who are you

Who do you want to be? What's your identity? Who are you?!

You know sometimes, when you realise you've been identifying with something ... and realise you don't have to? That you can change that belief. And that it doesn't define you.

That's how I was with smoking ... I smoked 20+ cigarettes a day from 16 years old until 38. And when I stopped I was worried about WHO I WOULD BE.

It sounds insane, but my identity was as a smoker. I wondered who I would be as a non-smoker.

The answer of course, was me ... the same as I was as a smoker during all the time I didn't smoke. If that makes sense.

It really made me think though - I'm glad I realised it but it felt stupid and I wondered why I wanted that identity, why I was actually worried about who I would be without it.

That was 9 years ago now.

Last year when I decided to lose weight I thought I'd like to get back to a (UK) size 14.

It felt like an achievable goal, and it felt like a size where I would feel 'normal'.

I also identified that it was a size I'd been happy at as an adult and had been kind of default size for me - I loved getting smaller and hated getting bigger but 14 felt 'enough'.

Well, then I became a 12 and THEN decided to reach for more, be braver, bolder, go for what I really want - and hadn't been, hadn't lived in my body at a small size as an adult.

But why should that mean I couldn't? Why shouldn't I choose the big goal?

Why not say it, go for it, commit to it? Just because you haven't done it before, doesn't mean your life has to be lived in where you've been comfortable before.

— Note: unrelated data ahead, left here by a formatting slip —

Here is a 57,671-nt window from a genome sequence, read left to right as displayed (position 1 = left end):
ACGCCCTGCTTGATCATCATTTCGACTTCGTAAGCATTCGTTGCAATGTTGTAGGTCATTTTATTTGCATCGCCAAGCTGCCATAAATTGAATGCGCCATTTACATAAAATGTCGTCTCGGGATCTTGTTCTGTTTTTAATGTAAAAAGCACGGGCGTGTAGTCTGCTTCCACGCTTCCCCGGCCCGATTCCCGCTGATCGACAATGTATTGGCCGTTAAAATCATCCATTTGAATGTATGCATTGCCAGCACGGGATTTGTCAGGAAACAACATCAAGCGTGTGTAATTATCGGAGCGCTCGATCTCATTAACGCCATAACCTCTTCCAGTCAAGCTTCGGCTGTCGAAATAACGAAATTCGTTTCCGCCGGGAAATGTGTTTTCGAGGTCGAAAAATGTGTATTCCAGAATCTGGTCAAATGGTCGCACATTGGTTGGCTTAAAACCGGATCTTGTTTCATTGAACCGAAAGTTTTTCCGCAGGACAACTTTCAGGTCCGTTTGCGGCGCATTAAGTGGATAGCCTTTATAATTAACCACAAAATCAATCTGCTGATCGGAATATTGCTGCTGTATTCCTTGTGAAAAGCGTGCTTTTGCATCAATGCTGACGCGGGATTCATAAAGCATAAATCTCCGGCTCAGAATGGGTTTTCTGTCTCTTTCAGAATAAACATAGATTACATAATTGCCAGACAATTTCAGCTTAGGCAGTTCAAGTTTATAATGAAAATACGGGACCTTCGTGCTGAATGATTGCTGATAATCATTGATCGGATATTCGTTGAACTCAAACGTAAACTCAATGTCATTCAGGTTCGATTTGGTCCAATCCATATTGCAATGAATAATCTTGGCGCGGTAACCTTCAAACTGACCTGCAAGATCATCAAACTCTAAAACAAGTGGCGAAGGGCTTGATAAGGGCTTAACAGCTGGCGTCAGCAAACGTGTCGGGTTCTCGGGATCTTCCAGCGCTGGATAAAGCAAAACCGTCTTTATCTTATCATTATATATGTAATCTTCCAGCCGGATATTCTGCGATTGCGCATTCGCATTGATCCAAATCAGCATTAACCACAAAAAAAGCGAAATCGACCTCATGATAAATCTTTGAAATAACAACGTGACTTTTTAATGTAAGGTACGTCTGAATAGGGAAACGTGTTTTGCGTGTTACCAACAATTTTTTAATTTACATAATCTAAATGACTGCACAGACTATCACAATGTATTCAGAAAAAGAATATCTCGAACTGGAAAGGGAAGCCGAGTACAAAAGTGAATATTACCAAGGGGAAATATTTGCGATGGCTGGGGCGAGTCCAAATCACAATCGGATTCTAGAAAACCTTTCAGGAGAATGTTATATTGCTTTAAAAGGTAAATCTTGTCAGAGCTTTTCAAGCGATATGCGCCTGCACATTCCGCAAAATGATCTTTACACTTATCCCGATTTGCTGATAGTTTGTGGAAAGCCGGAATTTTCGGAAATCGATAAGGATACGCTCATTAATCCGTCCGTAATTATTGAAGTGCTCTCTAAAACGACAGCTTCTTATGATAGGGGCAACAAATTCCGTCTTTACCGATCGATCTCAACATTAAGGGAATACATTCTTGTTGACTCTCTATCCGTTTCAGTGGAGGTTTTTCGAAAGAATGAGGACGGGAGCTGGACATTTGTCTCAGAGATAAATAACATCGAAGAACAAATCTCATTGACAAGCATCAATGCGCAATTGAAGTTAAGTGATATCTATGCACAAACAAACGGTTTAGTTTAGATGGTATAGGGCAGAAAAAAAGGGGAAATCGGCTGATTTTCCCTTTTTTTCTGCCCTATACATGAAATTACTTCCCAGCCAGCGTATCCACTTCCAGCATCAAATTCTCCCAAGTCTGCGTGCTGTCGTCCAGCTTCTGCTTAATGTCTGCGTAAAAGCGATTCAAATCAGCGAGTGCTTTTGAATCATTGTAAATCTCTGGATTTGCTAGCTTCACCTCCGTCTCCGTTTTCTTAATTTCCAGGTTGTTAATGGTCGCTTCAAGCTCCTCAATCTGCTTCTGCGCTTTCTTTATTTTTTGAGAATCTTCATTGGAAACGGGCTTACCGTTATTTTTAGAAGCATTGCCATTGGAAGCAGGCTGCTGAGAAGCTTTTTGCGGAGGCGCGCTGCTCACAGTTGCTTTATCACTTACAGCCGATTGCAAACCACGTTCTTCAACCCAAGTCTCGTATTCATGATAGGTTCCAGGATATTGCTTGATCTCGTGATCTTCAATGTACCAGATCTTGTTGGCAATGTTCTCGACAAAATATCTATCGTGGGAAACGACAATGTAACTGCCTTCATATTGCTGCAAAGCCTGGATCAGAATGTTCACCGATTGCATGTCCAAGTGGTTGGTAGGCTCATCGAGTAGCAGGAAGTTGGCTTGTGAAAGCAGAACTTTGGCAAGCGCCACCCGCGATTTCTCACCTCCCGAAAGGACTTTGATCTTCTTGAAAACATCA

And ... I've never been very fit, well, since a child/teenager who loved sports and running and ballet.

Not part of my identity.

Not until now. I've been softer, curvier, warmer ... as a child I was lanky, free, needed movement.

So I'm now making that my identity too.

I am going to become the fittest I've ever been in my life.

This is BRAND NEW!

Fit and strong and lean (and still soft).

I don't know why I've been scared of saying it, wanting it, doing it.

But now I do.

We can choose our identities, shrug off those that no longer serve, that in fact hold us back.

What do you really want?

Who do you want to be?


So, what do you do?

I've been thinking about this a lot recently.  For a few reasons.

And there are a few things that have struck me, that I wondered then if it's just me who does this or whether more of us do.  (Or don't, really).

And that is, actually put a name to it and SAY who they are.

It's been bugging me for a couple of reasons.  

Firstly, a while ago, well two years ago when I started blogging actually, I also started becoming very aware of the language used when you meet new people.  Small talk convention means that pretty soon in any conversation with someone new you'll be asked ... 

'So, what do you do?'

And I think most of us, also out of convention, then talk about 'what we do to make money/make a living'. 

I suppose the question could be posed differently, but even as it stands ... WHAT DO YOU DO?

Many, many people have things they DO outside their work that they love, that's their passion, that's actually what they work in their paying job to DO.